Don’t be confused by the introduction, simplified isn’t always that simple. This is a question I hear and get asked about a lot. “How do I get my Hungarian Citizenship?” Well, the answer is, it depends! In this blog post, I want to delve into dual citizenship & Simplified Hungarian Citizenship. There are a few different types.
The easiest and most streamlined path to citizenship is for those who can claim “citizenship by descent.” If you can trace your heritage to Hungary through an ancestor, no matter how distant, you can apply for Hungarian Citizenship. Even if you currently do not live in Hungary, which is where dual citizenship comes into play. The one big thing you have to know is to speak and understand basic Hungarian. I say basic, but sometimes and depending on who is interviewing you, communication on a sufficient level is preferred, and even needed to complete the paperwork on your own.
If one or both of your parents is a Hungarian citizen, you immediately gained Hungarian citizenship at birth, regardless of where you were born, “supposedly”. However, Hungarian law does not automatically provide citizenship to babies who are born on Hungarian soil to foreign parents, except for children who would otherwise be stateless. Having said that, you will also hear me say “supposedly,” a lot. There are many different circumstances or conditions that need to be met. Laws are frequently changing and I highly recommend going to the Hungarian Government/Consulate/state site: Hungarian Citizenship Instructions , to ensure everything is current, before continuing.
Now that we have got that out-of-the-way, we should begin here with the basics….
- Put on your research hat and find all the documentation you will need to prove the principles of jus sanguinis (blood) relationship.
The current Hungarian nationality law came into force in 1993. By changes made in January 2011, every person who was a Hungarian citizen or a descendant of a person who was a Hungarian citizen before 1920 or between 1941 and 1945 and speaks Hungarian may apply to become a Hungarian citizen, even if they do not live in Hungary. Duel Citizenship is permitted under Hungarian law.
- Lets start with your birth certification, in Hungarian or English (or whatever language in the country you live in.) The latter will have to be translated into Hungarian officially. We will get into that later. If you are first generation born in the U.S. like myself for example, start with yourself. Certified copies of the records will have to be obtained. Your birth certification should state the country or place of your parents birth. If you are married, you need your marriage certification too. The consular will charge a fee to translate and/or authenticate these and others into Hungarian. I believe in saying, “the more the merrier.” This means any official, original, genealogical information you can obtain, the better it will go, and I mean immigration records, ship manifests, old passports, land deeds, etc., things connecting you to your parent(s), going backwards. This is kind of where some understanding of the Hungarian language goes a long ways. Eventually when you are ready, you will have to fill out a “Application for Certificate of Citizenship”, to go along with all your papers, for when you meet with the consular. This is only available to be filled out in Hungarian, though English example copies do exist (I will provide an example). Okay here is one of the places it gets kind of confusing for some people. In my situation, my parents were married in the U.S., but they also registered their marriage in Budapest, along with my birth and the same for my siblings. All these birth, death and marriage documents are held in a few locations. The county or church (depending on how old they are) and Budapest in the appropriate districts. Luckily, the consular will look up this information to see if anything is registered in Budapest, if you are applying for your passport/citizenship. You can find copies online through different genealogy sites, or the Hungarian National Archives; that can be authenticated for a fee. The main thing is, all your paperwork has to be registered in Budapest. This is a good place to stop for now, to give you time to gather up the needed paperwork, call the consulate if necessary, and of course please leave your questions and comments, so we can go over a few “details” for your particular situation. I’m not an expert, by any means and it took me about three years to receive my passport and residency card. There were many hiccups, so to speak. Double check all this information at the Hungarian Office of Immigration and Nationality, or with your local embassies/consular. If you like, you can hire a specialist in this area to do this for you, though what fun is that?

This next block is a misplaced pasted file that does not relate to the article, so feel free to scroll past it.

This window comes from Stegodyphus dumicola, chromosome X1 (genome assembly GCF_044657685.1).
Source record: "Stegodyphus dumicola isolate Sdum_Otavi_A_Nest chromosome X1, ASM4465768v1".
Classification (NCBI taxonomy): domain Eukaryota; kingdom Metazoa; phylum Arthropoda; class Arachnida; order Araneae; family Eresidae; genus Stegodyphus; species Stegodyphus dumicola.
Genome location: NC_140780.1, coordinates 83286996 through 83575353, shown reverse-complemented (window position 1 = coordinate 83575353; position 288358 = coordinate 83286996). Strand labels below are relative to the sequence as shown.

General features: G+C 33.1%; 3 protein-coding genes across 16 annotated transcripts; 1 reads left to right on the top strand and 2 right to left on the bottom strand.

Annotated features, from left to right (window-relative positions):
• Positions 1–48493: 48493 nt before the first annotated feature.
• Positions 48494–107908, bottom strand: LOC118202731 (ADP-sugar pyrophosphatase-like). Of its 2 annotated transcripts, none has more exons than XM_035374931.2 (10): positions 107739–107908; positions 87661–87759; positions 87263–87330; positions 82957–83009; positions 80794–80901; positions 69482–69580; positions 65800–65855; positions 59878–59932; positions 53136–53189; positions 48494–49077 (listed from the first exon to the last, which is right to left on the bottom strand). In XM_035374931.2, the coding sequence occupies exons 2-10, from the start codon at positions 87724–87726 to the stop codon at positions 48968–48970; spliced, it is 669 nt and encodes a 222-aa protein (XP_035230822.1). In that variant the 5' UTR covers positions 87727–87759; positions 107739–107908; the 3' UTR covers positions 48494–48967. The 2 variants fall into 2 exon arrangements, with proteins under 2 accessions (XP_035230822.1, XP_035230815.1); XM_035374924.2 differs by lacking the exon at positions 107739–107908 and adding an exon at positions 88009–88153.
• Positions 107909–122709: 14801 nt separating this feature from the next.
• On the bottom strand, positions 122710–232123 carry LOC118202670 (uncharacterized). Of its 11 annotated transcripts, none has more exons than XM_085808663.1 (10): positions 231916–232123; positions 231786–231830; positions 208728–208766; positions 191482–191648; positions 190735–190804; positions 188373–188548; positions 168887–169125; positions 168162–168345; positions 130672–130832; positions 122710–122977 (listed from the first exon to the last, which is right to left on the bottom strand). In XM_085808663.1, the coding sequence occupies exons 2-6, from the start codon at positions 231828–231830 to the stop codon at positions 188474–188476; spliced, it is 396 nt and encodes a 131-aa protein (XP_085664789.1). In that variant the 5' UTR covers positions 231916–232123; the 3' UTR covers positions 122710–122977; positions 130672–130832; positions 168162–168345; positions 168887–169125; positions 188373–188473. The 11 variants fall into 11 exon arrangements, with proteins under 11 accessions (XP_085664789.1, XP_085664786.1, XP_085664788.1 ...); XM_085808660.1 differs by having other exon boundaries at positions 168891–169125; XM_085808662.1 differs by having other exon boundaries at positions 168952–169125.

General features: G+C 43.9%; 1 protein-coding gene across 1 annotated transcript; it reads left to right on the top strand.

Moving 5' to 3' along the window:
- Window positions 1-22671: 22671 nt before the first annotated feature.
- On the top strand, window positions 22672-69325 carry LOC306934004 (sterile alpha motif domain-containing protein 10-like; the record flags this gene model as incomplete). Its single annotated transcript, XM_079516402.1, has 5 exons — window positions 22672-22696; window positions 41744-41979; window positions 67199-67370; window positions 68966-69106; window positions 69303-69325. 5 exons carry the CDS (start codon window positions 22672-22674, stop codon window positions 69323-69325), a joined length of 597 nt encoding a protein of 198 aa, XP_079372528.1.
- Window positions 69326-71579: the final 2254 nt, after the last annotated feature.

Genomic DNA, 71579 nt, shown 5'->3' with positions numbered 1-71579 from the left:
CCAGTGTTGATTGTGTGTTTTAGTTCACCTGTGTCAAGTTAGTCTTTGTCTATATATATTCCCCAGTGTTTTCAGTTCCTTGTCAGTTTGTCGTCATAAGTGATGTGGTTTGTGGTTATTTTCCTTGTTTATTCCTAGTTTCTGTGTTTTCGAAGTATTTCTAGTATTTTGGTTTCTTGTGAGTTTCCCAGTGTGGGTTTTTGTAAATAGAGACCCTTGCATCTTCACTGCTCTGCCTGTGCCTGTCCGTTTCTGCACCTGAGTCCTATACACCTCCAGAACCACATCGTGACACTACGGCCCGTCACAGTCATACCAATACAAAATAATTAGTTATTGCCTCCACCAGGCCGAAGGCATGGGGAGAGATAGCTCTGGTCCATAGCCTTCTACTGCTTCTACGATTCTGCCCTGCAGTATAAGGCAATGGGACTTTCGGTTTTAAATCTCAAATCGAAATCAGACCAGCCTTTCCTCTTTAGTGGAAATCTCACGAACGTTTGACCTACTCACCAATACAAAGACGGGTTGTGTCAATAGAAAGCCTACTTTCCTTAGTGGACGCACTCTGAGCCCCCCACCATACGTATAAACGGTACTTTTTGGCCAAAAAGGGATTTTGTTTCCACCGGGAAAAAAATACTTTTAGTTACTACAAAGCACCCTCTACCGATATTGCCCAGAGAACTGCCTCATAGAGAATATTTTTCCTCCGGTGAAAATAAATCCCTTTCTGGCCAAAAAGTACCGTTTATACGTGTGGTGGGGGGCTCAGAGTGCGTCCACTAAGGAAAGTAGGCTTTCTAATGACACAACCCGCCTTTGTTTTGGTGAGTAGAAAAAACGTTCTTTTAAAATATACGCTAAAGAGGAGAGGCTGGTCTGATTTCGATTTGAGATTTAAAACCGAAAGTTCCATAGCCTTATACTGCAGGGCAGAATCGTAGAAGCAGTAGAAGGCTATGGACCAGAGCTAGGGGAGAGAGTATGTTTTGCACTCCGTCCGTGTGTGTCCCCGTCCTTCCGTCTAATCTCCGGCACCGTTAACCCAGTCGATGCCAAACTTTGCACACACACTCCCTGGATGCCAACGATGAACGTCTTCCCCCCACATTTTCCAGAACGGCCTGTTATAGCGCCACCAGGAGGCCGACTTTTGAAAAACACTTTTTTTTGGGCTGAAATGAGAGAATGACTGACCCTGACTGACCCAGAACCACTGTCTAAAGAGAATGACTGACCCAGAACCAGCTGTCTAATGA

In Part Two we will also cover a few specifics relating to present-day Hungary and former Hungarian territory as it affects citizenship…. In the meanwhile I’m including some helpful links and I wanted to mention that Hungary has currently (1950) 19 counties (megyek), and Budapest is divided in 23 districts (keruletek).
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